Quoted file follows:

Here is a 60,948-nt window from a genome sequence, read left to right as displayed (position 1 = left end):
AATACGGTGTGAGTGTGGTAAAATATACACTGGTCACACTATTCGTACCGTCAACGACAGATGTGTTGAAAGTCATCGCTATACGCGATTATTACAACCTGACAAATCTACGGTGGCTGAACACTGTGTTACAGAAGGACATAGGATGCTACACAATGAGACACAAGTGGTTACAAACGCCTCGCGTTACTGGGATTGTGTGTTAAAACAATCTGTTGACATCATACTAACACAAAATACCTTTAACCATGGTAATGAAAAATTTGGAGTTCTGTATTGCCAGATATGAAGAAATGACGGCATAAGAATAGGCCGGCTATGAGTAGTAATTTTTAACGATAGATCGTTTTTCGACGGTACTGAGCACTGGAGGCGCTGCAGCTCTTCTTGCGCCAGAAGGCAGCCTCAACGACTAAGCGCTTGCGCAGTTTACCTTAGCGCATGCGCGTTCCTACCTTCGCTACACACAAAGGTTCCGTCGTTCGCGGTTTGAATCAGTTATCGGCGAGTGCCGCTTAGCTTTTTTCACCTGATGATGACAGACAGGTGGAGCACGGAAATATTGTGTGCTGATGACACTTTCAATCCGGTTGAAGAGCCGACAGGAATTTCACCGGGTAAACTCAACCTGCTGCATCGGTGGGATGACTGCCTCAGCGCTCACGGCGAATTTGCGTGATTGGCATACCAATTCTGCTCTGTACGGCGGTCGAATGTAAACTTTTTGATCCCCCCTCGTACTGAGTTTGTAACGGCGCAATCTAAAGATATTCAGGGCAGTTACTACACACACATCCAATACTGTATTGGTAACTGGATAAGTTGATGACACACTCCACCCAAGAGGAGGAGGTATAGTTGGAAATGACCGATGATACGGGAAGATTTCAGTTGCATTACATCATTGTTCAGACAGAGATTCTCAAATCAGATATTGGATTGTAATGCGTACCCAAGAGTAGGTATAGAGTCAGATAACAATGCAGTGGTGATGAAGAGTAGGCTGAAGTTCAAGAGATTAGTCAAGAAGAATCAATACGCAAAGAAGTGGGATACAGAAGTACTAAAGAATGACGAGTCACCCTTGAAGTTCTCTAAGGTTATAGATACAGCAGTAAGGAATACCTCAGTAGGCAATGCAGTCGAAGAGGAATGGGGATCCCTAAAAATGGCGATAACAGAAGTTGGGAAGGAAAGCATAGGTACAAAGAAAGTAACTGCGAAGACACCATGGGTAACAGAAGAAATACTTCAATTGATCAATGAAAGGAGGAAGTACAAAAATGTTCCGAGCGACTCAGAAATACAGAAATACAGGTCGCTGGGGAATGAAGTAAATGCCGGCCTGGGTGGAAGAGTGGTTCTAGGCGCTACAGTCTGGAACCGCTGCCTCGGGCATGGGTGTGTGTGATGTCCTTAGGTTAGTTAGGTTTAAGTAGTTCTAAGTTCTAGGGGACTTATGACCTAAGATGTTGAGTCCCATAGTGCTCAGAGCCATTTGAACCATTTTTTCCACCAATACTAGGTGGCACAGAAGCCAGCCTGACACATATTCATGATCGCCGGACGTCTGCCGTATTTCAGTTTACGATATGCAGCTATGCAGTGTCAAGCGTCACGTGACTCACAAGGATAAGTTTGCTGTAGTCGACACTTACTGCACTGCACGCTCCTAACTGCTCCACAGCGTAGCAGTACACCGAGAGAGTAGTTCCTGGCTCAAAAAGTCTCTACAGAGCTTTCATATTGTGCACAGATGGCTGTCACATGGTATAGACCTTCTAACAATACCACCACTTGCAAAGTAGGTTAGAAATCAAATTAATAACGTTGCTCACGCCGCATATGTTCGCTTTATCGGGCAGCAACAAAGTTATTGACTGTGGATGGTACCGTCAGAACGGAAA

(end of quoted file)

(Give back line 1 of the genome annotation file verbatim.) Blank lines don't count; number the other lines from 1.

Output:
Here is a 60,948-nt window from a genome sequence, read left to right as displayed (position 1 = left end):